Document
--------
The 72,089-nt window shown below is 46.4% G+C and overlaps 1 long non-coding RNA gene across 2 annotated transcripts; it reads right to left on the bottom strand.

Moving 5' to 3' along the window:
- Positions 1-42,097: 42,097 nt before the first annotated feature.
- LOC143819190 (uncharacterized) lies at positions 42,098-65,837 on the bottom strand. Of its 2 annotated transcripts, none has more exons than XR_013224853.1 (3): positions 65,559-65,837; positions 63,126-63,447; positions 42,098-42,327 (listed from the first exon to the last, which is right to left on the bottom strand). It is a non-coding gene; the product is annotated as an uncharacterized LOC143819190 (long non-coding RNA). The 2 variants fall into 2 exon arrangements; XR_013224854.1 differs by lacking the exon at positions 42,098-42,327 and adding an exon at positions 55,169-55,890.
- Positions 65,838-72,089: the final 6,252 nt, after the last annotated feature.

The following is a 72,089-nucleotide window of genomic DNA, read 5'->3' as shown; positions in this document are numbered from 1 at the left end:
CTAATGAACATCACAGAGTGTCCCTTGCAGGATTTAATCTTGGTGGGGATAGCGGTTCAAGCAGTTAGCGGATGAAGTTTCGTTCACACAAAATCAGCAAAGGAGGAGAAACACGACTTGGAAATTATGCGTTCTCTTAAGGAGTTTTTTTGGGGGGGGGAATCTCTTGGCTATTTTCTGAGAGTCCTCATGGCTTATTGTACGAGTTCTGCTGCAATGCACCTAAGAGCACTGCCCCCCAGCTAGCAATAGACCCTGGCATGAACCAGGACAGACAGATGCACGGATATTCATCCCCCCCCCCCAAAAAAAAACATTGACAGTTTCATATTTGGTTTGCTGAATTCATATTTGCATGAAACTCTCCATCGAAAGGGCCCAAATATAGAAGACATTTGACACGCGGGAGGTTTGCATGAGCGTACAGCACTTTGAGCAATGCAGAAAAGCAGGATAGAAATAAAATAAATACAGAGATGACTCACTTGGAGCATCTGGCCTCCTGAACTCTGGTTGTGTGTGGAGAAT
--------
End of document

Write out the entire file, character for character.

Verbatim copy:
The 72,089-nt window shown below is 46.4% G+C and overlaps 1 long non-coding RNA gene across 2 annotated transcripts; it reads right to left on the bottom strand.

Moving 5' to 3' along the window:
- Positions 1-42,097: 42,097 nt before the first annotated feature.
- LOC143819190 (uncharacterized) lies at positions 42,098-65,837 on the bottom strand. Of its 2 annotated transcripts, none has more exons than XR_013224853.1 (3): positions 65,559-65,837; positions 63,126-63,447; positions 42,098-42,327 (listed from the first exon to the last, which is right to left on the bottom strand). It is a non-coding gene; the product is annotated as an uncharacterized LOC143819190 (long non-coding RNA). The 2 variants fall into 2 exon arrangements; XR_013224854.1 differs by lacking the exon at positions 42,098-42,327 and adding an exon at positions 55,169-55,890.
- Positions 65,838-72,089: the final 6,252 nt, after the last annotated feature.

The following is a 72,089-nucleotide window of genomic DNA, read 5'->3' as shown; positions in this document are numbered from 1 at the left end:
CTAATGAACATCACAGAGTGTCCCTTGCAGGATTTAATCTTGGTGGGGATAGCGGTTCAAGCAGTTAGCGGATGAAGTTTCGTTCACACAAAATCAGCAAAGGAGGAGAAACACGACTTGGAAATTATGCGTTCTCTTAAGGAGTTTTTTTGGGGGGGGGAATCTCTTGGCTATTTTCTGAGAGTCCTCATGGCTTATTGTACGAGTTCTGCTGCAATGCACCTAAGAGCACTGCCCCCCAGCTAGCAATAGACCCTGGCATGAACCAGGACAGACAGATGCACGGATATTCATCCCCCCCCCCCAAAAAAAAACATTGACAGTTTCATATTTGGTTTGCTGAATTCATATTTGCATGAAACTCTCCATCGAAAGGGCCCAAATATAGAAGACATTTGACACGCGGGAGGTTTGCATGAGCGTACAGCACTTTGAGCAATGCAGAAAAGCAGGATAGAAATAAAATAAATACAGAGATGACTCACTTGGAGCATCTGGCCTCCTGAACTCTGGTTGTGTGTGGAGAAT